Talking about social responsibility he also mentioned that right after the South Asian earthquake his brand did a fashion show where the proceeds were donated to the relief fund. “We sold all the pieces there and I gave all of the money for the Earthquake Relief and we did make a political statement but you see, it’s not just the musicians who carry the responsibility of forwarding a message. We also have to do it, everybody has to do it. If there are two people you can influence, tell them to do the right thing”
His television show Cell 422 was a massive hit amongst audiences which saw Munib grill some of the whose who in the entertainment industry, asking them provocative questions and covering all of the ‘loopholes’ that had been left unanswered and unaccounted for previously in their careers. However the show is no more since Munib decided to ended it after it ran successfully on air for two years. “I just thought that I should leave when I won the world cup, figuratively speaking. Let it not become a Begum Nawazish Ali show where everyone’s been on that show.” It’s better to burn out than to fade away (Kurt Cobain)? “It’s not just better to burn out than to fade away, it’s better to leave when you’re on your peak than just get thrown away.
“You should come in, make a statement, which I did and now people are following that route. This is a direction that people are taking; why not ask Saqib Malik where is that film that you’ve been talking about for two years? I just wanted to clarify things, it wasn’t like I was drilling them. I invited people to come out with all guns blazing, say what you want to say with no censor policies, nothing like that. That was a great show, and the television network is running it every day just to get me back. But I’m not going back.”
Other than fusing music and fashion together, Munib has decided to go into another alternative venture: he’s opening up his own eatery. Talking about it he says “it’s my tribute to the Pakistani society of the younger generation. It’s not a restaurant, it’s a hangout joint. It’s like Subway meets Espresso meets Cafe Blue meets an underground bar in LA meets Munib Nawaz style. It’s based on graffiti, yet it has a very strong fashion and music influence in it.”
Is it underground? “It’s very underground, it’s very cliquish, its for people who get sick of meeting the same people. The only thing I’m scared of is that it’ll end up becoming the same people that we end up meeting all the time but in a very different environment. We’re making compartments, you have privacy there and you have a nice pool table and foosball table as well,” he went on to say that “it’s going to launch in the first week of May. This is where people will come to perform and jam sessions like the old-school times that I miss. Because I grew up in a time when live music was in and underground bands were in, when Gumby and Aamir Zaki used to play live at Cafe Blue. I wanted to get that underground music scene going and also a little bit of the fashion scene and the art scene.”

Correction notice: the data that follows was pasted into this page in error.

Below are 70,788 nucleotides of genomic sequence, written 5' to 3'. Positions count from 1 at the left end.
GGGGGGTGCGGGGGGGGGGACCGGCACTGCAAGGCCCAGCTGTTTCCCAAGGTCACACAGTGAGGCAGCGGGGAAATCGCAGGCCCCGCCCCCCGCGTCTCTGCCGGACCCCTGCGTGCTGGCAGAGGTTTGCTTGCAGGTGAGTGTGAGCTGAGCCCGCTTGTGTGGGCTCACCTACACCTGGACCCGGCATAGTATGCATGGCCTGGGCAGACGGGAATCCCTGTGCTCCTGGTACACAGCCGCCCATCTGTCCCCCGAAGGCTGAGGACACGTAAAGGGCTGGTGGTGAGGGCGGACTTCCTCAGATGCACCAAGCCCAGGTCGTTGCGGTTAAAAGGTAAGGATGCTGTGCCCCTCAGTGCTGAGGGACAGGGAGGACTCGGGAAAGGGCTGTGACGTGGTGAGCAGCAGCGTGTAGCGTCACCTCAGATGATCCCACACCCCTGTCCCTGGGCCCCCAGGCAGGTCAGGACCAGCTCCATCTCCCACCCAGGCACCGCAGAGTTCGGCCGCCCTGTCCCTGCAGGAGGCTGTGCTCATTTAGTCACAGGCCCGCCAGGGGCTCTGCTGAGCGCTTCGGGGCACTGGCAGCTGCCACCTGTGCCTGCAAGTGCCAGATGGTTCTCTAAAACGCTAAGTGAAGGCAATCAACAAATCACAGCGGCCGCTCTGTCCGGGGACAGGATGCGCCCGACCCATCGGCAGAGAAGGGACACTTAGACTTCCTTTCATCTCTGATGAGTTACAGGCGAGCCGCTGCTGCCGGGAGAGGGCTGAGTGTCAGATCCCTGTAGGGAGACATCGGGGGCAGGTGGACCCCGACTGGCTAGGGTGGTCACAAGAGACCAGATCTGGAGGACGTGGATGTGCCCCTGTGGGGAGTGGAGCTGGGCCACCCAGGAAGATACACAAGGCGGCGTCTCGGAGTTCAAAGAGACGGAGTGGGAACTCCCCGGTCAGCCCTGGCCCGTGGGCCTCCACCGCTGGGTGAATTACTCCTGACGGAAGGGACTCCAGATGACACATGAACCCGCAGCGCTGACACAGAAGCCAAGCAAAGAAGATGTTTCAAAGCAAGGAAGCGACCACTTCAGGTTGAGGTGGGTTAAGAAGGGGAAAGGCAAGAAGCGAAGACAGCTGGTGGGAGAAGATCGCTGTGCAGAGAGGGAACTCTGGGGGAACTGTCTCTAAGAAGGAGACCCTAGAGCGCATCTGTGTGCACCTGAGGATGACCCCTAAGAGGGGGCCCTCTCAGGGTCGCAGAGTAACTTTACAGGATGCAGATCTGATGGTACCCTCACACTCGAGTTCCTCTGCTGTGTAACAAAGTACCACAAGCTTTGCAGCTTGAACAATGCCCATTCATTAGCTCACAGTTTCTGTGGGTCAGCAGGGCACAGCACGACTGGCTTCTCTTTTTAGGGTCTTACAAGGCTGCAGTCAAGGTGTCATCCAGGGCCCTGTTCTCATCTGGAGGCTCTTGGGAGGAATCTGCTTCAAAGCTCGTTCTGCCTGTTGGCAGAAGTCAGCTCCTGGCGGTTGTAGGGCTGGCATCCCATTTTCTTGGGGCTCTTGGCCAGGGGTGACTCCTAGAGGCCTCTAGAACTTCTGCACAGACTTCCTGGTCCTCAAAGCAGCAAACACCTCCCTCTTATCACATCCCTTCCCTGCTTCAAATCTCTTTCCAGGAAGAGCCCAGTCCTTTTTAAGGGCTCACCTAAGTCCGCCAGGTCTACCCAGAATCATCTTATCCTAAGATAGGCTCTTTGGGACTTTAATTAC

With the designing cap tucked safely under his belt and after becoming increasingly recognisable via his television show with plans of launching an eatery of sorts, can one get too famous or too successful? “In Pakistan a fashion TV personality will never be as big as a music personality because a music personality is catering to the masses. One thing that you must understand is that fashion is for people who can afford it. It started out like that and it is still like that. It is not for the masses.
“Don’t complain about the designers, they’re doing their bit for whoever they want to do it for. It’s not my responsibility to make sure that I sell it to a rairri walla as well. We have to make sure that the 100,000 people who can wear my clothes should be wearing my clothes because those are the people who will be travelling abroad and taking your country’s brand abroad. A designer label will never be a designer label if it’s catering to the masses. Stop complaining about our prices, our target market and about us being elitist. The masses have their Zainab markets and their Tariq roads. Do we ever complain that Zainab Market buhat sasta hai, humari market kharab ho rahi hai?”
Talking about his aspirations for Munib Nawaz the design label, he says that “there has never been a fashion house from Pakistan that has been to the Milan fashion week or the Paris fashion week on menswear, I want to do that,” pausing for a moment he continued that, “I want to go into that market where we can cut down our costs and make that Made In Pakistan logo that big that people want that as a first option. You can design in Pakistan, get the outfits made in China and sell them internationally and bring them back to Pakistan and sell them here as an international brand.”
— Photography by Shamyl Khuhro